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Impressions Of London

Eugenia Mitchelstein came to study at the LSE in London earlier this year. Having now found her feet she has started to draw lines of similarity between the life she left behind in Argentina and her life in London.


Eugina MitchelsteinOne of the most usual complaints in Argentina is about bureaucracy. The long queues, the seemingly endless pieces of documentation that have to be presented for simple tasks such as opening a bank account, the time that is lost in government offices. So when I was told I would be coming to the United Kingdom, I thought I would be leaving that behind – at least for a year!

Well, think again. 'Bureaucracy', it seems, is unavoidable! So far I have had to queue for: registering with the police, getting the university stamp on my student discount for the tube, registering with a GP, opening a bank account, getting my cash card from the bank – and I'm still missing my PIN! - and, finally, registering at the university.

This last queue went up four flights of stairs... and then down those same four flights of stairs, because the registration took place on the ground floor! Whilst us Latin Americans and Eastern Europeans felt quite at home in these circumstances, people from the United States were bewildered. "Why did they made us all come today? Why didn’t they organise it better? A to D at 9 o'clock, D to H at 11 o'clock, and so on", were some of the comments I heard on the queue – which was great for socialising, by the way.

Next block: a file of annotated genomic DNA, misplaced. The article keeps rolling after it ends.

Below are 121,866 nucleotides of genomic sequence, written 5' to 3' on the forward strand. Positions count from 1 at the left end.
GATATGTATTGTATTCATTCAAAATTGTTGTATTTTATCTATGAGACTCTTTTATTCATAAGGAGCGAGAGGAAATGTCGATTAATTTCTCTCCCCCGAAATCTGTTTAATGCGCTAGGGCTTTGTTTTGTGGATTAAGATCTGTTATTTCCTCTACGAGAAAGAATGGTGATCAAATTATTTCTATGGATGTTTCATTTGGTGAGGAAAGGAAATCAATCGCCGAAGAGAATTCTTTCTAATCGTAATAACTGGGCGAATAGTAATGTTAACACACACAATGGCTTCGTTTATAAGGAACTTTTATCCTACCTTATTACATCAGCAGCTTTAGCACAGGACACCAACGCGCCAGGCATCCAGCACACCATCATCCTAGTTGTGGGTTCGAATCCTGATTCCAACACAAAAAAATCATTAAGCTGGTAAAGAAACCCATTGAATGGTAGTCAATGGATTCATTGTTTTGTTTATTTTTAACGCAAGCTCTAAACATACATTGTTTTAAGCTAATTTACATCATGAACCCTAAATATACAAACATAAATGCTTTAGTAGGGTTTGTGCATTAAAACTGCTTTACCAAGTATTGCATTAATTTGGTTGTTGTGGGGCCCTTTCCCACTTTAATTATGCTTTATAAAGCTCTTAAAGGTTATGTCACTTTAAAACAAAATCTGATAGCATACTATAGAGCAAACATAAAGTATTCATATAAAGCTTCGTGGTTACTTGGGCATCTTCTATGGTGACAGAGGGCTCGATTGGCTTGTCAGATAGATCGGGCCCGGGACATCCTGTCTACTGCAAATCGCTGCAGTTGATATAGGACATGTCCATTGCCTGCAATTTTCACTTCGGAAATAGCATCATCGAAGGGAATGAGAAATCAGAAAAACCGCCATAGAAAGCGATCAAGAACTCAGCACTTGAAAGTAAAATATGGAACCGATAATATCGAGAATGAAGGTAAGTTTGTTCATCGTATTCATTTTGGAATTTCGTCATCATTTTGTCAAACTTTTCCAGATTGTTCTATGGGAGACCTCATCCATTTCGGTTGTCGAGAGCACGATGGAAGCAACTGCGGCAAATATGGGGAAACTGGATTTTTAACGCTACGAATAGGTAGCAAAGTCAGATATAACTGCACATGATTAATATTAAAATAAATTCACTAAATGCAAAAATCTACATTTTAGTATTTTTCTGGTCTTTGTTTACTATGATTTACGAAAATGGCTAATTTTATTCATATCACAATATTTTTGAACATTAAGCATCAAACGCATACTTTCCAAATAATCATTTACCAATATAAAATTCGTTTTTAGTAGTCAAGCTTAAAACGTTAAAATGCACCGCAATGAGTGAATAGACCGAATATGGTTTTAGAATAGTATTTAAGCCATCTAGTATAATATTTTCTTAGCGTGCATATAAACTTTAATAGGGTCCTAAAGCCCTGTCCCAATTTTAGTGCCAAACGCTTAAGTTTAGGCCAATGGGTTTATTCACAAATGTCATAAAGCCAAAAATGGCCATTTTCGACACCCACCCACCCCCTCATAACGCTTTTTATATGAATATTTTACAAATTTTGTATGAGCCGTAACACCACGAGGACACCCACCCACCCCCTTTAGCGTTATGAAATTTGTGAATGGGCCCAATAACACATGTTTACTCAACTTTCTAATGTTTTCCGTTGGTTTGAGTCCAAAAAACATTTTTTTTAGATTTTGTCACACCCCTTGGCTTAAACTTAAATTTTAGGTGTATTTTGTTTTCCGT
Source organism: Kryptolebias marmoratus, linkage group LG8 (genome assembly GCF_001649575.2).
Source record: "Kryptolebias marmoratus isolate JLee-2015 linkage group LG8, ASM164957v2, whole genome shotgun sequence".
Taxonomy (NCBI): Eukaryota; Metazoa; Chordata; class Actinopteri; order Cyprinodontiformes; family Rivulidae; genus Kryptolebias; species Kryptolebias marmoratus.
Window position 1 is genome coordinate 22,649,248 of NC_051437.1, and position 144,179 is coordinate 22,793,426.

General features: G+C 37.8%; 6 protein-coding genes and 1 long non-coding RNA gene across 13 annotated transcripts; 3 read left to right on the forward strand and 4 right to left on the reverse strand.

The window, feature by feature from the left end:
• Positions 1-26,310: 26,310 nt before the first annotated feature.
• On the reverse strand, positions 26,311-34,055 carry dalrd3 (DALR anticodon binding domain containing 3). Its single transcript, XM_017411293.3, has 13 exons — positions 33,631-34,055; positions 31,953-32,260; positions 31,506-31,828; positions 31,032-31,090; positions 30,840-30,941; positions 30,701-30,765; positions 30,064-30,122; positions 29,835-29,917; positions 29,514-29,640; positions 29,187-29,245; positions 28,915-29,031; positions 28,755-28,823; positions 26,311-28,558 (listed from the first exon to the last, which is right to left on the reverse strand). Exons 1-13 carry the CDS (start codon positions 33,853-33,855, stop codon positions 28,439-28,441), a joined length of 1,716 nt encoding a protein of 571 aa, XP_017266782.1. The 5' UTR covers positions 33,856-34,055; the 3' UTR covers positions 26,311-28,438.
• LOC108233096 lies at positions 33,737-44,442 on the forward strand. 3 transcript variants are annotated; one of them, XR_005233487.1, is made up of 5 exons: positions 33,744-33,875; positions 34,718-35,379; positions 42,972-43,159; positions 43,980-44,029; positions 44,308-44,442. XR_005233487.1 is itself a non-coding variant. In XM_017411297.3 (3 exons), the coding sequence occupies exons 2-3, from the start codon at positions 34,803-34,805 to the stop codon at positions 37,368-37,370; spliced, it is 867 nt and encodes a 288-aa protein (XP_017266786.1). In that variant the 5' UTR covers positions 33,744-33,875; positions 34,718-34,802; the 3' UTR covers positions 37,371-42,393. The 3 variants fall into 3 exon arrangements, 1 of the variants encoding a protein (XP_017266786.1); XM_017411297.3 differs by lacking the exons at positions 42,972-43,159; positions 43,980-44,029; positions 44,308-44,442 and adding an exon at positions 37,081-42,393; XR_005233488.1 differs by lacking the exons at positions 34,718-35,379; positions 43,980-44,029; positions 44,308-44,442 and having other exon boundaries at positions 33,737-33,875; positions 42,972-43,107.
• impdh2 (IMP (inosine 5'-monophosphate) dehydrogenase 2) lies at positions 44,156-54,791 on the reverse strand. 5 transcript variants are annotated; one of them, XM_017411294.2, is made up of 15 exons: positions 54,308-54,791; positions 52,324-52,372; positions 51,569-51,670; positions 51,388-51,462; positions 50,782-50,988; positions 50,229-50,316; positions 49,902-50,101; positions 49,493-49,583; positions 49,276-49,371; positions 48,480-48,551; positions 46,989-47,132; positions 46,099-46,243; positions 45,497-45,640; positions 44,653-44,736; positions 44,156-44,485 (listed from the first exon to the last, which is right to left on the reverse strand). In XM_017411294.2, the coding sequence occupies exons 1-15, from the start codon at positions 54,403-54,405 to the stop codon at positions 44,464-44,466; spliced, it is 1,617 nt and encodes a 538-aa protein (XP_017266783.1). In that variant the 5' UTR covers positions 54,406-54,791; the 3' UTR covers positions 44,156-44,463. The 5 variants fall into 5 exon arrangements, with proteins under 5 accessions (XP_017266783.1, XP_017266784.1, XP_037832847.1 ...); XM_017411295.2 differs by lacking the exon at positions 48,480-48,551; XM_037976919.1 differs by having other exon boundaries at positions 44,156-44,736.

That wasn't the only preconception of Britain I had to change. I thought the British were polite but not very friendly, and I was proven wrong. The people I met at University – students, professors, and administrative staff - have been incredibly warm and friendly. But total strangers have also been very amiable! Twice, people on the bus have noticed I was completely lost in the maze of London streets, and have kindly given me directions. Even the bank employees, the nurse at the GP's office and the police officers have been very helpful and patient with my less-than-perfect English.

There are, of course, differences between Buenos Aires and London. We kiss on the cheek even people we have just met, while the British shake hands – even with old friends! The people I met on the first few days looked really surprised when I kissed them, but none of the guys complained!!

We tend to get very close to people whom we are having conversations with, whereas the British like to keep a bigger "buffer zone" between themselves and the rest of the world.

I will stay here for a year, and I'm sure I will encounter more differences and similarities until I go home. I also hope I will pick up some the British accent, which is charming, and some the British sense of humour, which is hilarious.

Eugenia Mitchelstein
Argentina


Scholar content   9th December 2004
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